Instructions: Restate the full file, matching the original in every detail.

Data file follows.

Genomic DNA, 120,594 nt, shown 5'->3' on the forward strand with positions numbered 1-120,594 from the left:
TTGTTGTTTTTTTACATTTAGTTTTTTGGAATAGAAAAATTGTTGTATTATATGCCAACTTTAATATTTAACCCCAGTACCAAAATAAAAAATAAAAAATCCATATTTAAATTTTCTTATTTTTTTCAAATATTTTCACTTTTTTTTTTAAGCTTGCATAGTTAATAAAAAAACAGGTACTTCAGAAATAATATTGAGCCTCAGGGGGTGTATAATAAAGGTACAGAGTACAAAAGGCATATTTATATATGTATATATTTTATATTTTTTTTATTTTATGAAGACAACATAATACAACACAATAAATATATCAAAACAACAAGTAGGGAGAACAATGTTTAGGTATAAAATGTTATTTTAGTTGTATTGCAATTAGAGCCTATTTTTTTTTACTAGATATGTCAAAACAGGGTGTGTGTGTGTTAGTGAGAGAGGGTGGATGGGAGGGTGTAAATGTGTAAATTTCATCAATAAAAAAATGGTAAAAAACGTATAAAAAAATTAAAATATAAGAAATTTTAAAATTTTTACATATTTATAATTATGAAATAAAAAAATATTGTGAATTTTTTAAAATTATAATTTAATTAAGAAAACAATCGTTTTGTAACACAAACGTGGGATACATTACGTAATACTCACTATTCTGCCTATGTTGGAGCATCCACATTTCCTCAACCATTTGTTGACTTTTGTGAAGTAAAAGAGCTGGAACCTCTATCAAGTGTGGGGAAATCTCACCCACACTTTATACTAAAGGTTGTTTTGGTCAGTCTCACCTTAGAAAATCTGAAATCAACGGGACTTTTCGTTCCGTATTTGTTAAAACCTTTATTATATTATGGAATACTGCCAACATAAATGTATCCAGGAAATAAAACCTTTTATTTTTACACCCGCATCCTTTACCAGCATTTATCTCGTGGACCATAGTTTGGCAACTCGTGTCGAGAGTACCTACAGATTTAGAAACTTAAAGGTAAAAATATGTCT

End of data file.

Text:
Genomic DNA, 120,594 nt, shown 5'->3' on the forward strand with positions numbered 1-120,594 from the left:
TTGTTGTTTTTTTACATTTAGTTTTTTGGAATAGAAAAATTGTTGTATTATATGCCAACTTTAATATTTAACCCCAGTACCAAAATAAAAAATAAAAAATCCATATTTAAATTTTCTTATTTTTTTCAAATATTTTCACTTTTTTTTTTAAGCTTGCATAGTTAATAAAAAAACAGGTACTTCAGAAATAATATTGAGCCTCAGGGGGTGTATAATAAAGGTACAGAGTACAAAAGGCATATTTATATATGTATATATTTTATATTTTTTTTATTTTATGAAGACAACATAATACAACACAATAAATATATCAAAACAACAAGTAGGGAGAACAATGTTTAGGTATAAAATGTTATTTTAGTTGTATTGCAATTAGAGCCTATTTTTTTTTACTAGATATGTCAAAACAGGGTGTGTGTGTGTTAGTGAGAGAGGGTGGATGGGAGGGTGTAAATGTGTAAATTTCATCAATAAAAAAATGGTAAAAAACGTATAAAAAAATTAAAATATAAGAAATTTTAAAATTTTTACATATTTATAATTATGAAATAAAAAAATATTGTGAATTTTTTAAAATTATAATTTAATTAAGAAAACAATCGTTTTGTAACACAAACGTGGGATACATTACGTAATACTCACTATTCTGCCTATGTTGGAGCATCCACATTTCCTCAACCATTTGTTGACTTTTGTGAAGTAAAAGAGCTGGAACCTCTATCAAGTGTGGGGAAATCTCACCCACACTTTATACTAAAGGTTGTTTTGGTCAGTCTCACCTTAGAAAATCTGAAATCAACGGGACTTTTCGTTCCGTATTTGTTAAAACCTTTATTATATTATGGAATACTGCCAACATAAATGTATCCAGGAAATAAAACCTTTTATTTTTACACCCGCATCCTTTACCAGCATTTATCTCGTGGACCATAGTTTGGCAACTCGTGTCGAGAGTACCTACAGATTTAGAAACTTAAAGGTAAAAATATGTCT